DeKALB – The Ellwood House Museum plans to recreate a garden May Ellwood tended more than 100 years ago at the Ellwood-Nehring House.
That will be possible thanks to a donation from William and Patsy Lundberg, who have been involved with the Ellwood House Association for years, said Brian Reis, the museum’s executive director. Reis said
Lundberg’s grandfather worked for the Ellwood family for years.
Reis declined to say how much the Lundbergs donated or how much restoring the garden – located south of the Ellwood-Nehring House, behind the carriage building – would cost. The 1899 Tudor home at 417 N. First St. in DeKalb once was owned by the son of the famous barbed-wire entrepreneur Isaac Ellwood. It was donated to the adjacent museum last year.
Both the garden and the Ellwood-Nehring House could be open to the public next year.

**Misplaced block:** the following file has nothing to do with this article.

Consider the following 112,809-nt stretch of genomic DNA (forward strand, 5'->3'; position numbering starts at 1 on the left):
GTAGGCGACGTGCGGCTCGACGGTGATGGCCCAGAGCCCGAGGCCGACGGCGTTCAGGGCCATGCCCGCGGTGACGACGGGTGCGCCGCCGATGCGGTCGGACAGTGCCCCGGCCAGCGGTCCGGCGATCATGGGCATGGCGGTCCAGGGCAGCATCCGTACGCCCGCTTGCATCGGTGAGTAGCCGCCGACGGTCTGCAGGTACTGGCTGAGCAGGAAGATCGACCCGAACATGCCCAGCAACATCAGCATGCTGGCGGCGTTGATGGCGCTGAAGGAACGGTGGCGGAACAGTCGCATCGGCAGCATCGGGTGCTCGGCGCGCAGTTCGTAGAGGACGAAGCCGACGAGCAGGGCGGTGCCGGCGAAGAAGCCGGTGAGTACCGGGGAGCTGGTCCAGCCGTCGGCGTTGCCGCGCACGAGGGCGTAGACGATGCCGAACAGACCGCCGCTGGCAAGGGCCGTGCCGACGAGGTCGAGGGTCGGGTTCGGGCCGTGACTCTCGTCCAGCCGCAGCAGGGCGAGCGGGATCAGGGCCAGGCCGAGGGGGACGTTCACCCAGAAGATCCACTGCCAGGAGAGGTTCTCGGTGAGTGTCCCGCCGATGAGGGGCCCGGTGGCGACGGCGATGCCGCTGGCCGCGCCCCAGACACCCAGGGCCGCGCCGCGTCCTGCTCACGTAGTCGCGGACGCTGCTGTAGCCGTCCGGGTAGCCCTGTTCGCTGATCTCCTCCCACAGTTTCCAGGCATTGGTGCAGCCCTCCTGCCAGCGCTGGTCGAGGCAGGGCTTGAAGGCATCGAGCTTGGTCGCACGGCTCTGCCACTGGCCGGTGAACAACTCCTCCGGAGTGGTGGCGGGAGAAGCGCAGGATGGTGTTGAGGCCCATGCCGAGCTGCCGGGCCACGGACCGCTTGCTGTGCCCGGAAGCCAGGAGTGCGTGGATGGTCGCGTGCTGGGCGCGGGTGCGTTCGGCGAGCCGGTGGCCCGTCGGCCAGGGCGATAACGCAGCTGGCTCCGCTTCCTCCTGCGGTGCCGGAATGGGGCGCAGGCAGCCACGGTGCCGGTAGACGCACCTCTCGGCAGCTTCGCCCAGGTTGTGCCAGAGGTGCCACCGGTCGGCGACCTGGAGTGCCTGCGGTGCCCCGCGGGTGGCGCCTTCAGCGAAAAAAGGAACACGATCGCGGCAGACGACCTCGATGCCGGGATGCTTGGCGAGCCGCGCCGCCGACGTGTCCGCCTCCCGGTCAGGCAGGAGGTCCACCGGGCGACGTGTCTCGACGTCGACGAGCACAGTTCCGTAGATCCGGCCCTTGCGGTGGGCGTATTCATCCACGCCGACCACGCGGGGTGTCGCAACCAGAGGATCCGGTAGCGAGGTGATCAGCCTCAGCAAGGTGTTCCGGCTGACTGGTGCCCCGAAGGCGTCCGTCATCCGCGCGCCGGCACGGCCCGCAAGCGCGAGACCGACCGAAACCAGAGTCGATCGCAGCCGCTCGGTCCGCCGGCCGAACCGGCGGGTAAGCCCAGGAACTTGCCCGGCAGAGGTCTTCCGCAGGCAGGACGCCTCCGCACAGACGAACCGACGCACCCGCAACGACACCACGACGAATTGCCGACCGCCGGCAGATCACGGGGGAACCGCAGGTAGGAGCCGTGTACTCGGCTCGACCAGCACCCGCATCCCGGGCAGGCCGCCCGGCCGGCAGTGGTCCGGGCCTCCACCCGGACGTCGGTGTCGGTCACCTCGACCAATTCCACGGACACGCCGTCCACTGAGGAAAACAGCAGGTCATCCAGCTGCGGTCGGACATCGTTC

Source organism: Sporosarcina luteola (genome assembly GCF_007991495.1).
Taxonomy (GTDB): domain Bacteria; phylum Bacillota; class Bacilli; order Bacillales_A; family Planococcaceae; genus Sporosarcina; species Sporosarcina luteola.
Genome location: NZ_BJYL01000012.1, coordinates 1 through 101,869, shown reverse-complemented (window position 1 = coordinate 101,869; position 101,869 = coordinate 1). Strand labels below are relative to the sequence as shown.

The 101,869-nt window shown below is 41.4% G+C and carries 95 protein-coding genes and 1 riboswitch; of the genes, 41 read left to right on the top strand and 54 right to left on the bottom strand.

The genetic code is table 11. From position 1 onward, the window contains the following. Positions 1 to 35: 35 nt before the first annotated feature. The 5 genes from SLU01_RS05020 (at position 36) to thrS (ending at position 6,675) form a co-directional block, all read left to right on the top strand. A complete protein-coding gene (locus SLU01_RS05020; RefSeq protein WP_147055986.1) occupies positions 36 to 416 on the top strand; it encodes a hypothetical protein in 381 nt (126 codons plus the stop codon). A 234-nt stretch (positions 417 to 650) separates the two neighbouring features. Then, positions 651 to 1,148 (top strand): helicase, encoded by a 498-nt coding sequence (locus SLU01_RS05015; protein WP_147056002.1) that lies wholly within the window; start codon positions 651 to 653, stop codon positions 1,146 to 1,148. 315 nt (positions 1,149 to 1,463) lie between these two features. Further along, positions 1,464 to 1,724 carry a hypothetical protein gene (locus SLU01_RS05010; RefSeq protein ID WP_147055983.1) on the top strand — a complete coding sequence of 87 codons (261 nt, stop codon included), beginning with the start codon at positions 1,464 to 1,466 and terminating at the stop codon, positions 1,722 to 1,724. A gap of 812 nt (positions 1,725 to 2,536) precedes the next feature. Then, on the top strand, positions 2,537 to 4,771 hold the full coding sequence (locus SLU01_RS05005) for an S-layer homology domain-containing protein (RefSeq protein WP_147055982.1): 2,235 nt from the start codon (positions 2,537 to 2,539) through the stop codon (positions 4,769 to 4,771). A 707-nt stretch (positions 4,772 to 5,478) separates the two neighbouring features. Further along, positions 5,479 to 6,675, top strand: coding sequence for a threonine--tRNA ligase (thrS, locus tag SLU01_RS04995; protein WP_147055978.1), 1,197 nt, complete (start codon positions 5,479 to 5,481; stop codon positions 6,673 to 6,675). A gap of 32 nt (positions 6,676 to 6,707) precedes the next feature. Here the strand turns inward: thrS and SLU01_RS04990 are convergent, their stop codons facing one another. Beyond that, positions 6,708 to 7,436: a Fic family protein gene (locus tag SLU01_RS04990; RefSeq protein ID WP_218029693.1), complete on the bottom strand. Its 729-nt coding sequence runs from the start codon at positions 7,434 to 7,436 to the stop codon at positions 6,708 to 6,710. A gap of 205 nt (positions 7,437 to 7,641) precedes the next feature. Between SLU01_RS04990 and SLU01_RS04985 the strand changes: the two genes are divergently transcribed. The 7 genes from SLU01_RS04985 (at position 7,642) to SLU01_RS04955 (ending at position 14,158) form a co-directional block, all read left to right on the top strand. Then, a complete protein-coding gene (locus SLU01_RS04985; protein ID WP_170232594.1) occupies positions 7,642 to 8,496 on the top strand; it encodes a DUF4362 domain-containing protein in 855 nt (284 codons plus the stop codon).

Reis said it is unknown when, how and why the garden was discontinued. He said historical evidence shows that the garden existed between 1900 and 1912, which is the target restoration date for the Ellwood-Nehring House.
“Historically, we know that May Ellwood was very interested in gardening and interested in that piece of property,” Reis said of the Ellwood-Nehring House.
Ellwood’s mother-in-law also was interested in exotic plants.
Reis said the new garden will center on a sundial; there is currently a cement slab marking where the old one stood.
Eight flower beds will extend from the sundial as if they were rays of the Sun itself, he said. The staff also will install a wooden pergola near the garden.
In 2011, Shirley Hamilton-Nehring donated the Ellwood-Nehring House to the Ellwood House Association after she determined that she was too old to maintain the residence. The house also has been referred to as the Perry Ellwood house.